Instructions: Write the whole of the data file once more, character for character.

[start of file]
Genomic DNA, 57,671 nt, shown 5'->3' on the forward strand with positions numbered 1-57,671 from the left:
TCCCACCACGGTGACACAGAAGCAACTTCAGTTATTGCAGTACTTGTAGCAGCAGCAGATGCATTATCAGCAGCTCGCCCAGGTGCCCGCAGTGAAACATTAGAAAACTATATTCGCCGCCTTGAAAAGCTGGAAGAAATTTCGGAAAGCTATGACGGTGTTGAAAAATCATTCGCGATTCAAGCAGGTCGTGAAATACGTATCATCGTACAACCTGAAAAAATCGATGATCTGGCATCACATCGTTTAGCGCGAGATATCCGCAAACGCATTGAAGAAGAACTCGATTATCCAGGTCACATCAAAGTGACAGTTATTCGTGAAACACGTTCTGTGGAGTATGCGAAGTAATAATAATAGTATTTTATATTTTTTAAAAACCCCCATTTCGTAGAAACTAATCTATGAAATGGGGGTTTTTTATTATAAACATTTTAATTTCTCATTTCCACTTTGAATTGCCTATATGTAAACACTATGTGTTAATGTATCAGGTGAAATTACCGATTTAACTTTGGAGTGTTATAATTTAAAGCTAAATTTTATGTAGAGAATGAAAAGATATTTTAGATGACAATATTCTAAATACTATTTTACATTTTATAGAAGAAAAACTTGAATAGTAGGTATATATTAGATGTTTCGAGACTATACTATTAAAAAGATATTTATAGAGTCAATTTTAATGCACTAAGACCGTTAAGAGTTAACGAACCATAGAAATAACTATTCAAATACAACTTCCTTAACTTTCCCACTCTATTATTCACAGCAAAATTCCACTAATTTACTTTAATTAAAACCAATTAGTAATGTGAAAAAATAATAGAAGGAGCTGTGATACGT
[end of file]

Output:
Genomic DNA, 57,671 nt, shown 5'->3' on the forward strand with positions numbered 1-57,671 from the left:
TCCCACCACGGTGACACAGAAGCAACTTCAGTTATTGCAGTACTTGTAGCAGCAGCAGATGCATTATCAGCAGCTCGCCCAGGTGCCCGCAGTGAAACATTAGAAAACTATATTCGCCGCCTTGAAAAGCTGGAAGAAATTTCGGAAAGCTATGACGGTGTTGAAAAATCATTCGCGATTCAAGCAGGTCGTGAAATACGTATCATCGTACAACCTGAAAAAATCGATGATCTGGCATCACATCGTTTAGCGCGAGATATCCGCAAACGCATTGAAGAAGAACTCGATTATCCAGGTCACATCAAAGTGACAGTTATTCGTGAAACACGTTCTGTGGAGTATGCGAAGTAATAATAATAGTATTTTATATTTTTTAAAAACCCCCATTTCGTAGAAACTAATCTATGAAATGGGGGTTTTTTATTATAAACATTTTAATTTCTCATTTCCACTTTGAATTGCCTATATGTAAACACTATGTGTTAATGTATCAGGTGAAATTACCGATTTAACTTTGGAGTGTTATAATTTAAAGCTAAATTTTATGTAGAGAATGAAAAGATATTTTAGATGACAATATTCTAAATACTATTTTACATTTTATAGAAGAAAAACTTGAATAGTAGGTATATATTAGATGTTTCGAGACTATACTATTAAAAAGATATTTATAGAGTCAATTTTAATGCACTAAGACCGTTAAGAGTTAACGAACCATAGAAATAACTATTCAAATACAACTTCCTTAACTTTCCCACTCTATTATTCACAGCAAAATTCCACTAATTTACTTTAATTAAAACCAATTAGTAATGTGAAAAAATAATAGAAGGAGCTGTGATACGT